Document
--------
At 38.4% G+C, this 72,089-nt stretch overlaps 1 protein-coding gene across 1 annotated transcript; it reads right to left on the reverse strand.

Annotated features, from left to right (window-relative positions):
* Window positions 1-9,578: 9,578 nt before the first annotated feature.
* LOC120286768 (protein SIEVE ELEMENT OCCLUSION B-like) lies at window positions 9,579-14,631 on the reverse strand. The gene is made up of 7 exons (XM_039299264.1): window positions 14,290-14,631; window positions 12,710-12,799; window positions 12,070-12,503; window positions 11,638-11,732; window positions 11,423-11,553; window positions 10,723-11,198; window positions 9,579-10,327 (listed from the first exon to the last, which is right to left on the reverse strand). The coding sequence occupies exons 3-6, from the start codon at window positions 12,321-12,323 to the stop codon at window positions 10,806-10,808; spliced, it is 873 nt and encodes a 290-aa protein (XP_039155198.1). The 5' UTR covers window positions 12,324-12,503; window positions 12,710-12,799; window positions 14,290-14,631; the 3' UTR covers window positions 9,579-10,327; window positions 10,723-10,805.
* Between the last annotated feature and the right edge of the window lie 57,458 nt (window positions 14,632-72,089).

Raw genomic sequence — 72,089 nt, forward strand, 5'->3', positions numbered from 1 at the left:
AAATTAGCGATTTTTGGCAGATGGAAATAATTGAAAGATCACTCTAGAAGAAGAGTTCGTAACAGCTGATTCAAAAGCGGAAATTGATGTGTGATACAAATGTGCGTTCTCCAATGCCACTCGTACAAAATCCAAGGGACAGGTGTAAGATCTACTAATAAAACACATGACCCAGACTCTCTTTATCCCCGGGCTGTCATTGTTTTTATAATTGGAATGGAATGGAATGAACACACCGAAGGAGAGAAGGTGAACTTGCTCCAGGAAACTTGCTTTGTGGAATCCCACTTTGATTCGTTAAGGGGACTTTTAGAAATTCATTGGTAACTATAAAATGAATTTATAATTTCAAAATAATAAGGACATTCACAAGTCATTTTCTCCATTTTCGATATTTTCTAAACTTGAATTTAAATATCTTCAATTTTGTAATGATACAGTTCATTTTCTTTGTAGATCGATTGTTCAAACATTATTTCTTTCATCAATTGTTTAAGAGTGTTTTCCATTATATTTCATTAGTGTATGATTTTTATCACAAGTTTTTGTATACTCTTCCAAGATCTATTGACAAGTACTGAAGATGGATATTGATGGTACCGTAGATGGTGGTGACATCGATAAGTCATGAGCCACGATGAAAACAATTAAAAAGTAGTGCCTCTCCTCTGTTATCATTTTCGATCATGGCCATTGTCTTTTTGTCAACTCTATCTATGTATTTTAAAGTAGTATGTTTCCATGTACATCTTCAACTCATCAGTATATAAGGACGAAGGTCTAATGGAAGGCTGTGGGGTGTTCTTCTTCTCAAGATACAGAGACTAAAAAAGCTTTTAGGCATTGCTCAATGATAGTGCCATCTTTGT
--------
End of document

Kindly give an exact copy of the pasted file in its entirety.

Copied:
At 38.4% G+C, this 72,089-nt stretch overlaps 1 protein-coding gene across 1 annotated transcript; it reads right to left on the reverse strand.

Annotated features, from left to right (window-relative positions):
* Window positions 1-9,578: 9,578 nt before the first annotated feature.
* LOC120286768 (protein SIEVE ELEMENT OCCLUSION B-like) lies at window positions 9,579-14,631 on the reverse strand. The gene is made up of 7 exons (XM_039299264.1): window positions 14,290-14,631; window positions 12,710-12,799; window positions 12,070-12,503; window positions 11,638-11,732; window positions 11,423-11,553; window positions 10,723-11,198; window positions 9,579-10,327 (listed from the first exon to the last, which is right to left on the reverse strand). The coding sequence occupies exons 3-6, from the start codon at window positions 12,321-12,323 to the stop codon at window positions 10,806-10,808; spliced, it is 873 nt and encodes a 290-aa protein (XP_039155198.1). The 5' UTR covers window positions 12,324-12,503; window positions 12,710-12,799; window positions 14,290-14,631; the 3' UTR covers window positions 9,579-10,327; window positions 10,723-10,805.
* Between the last annotated feature and the right edge of the window lie 57,458 nt (window positions 14,632-72,089).

Raw genomic sequence — 72,089 nt, forward strand, 5'->3', positions numbered from 1 at the left:
AAATTAGCGATTTTTGGCAGATGGAAATAATTGAAAGATCACTCTAGAAGAAGAGTTCGTAACAGCTGATTCAAAAGCGGAAATTGATGTGTGATACAAATGTGCGTTCTCCAATGCCACTCGTACAAAATCCAAGGGACAGGTGTAAGATCTACTAATAAAACACATGACCCAGACTCTCTTTATCCCCGGGCTGTCATTGTTTTTATAATTGGAATGGAATGGAATGAACACACCGAAGGAGAGAAGGTGAACTTGCTCCAGGAAACTTGCTTTGTGGAATCCCACTTTGATTCGTTAAGGGGACTTTTAGAAATTCATTGGTAACTATAAAATGAATTTATAATTTCAAAATAATAAGGACATTCACAAGTCATTTTCTCCATTTTCGATATTTTCTAAACTTGAATTTAAATATCTTCAATTTTGTAATGATACAGTTCATTTTCTTTGTAGATCGATTGTTCAAACATTATTTCTTTCATCAATTGTTTAAGAGTGTTTTCCATTATATTTCATTAGTGTATGATTTTTATCACAAGTTTTTGTATACTCTTCCAAGATCTATTGACAAGTACTGAAGATGGATATTGATGGTACCGTAGATGGTGGTGACATCGATAAGTCATGAGCCACGATGAAAACAATTAAAAAGTAGTGCCTCTCCTCTGTTATCATTTTCGATCATGGCCATTGTCTTTTTGTCAACTCTATCTATGTATTTTAAAGTAGTATGTTTCCATGTACATCTTCAACTCATCAGTATATAAGGACGAAGGTCTAATGGAAGGCTGTGGGGTGTTCTTCTTCTCAAGATACAGAGACTAAAAAAGCTTTTAGGCATTGCTCAATGATAGTGCCATCTTTGT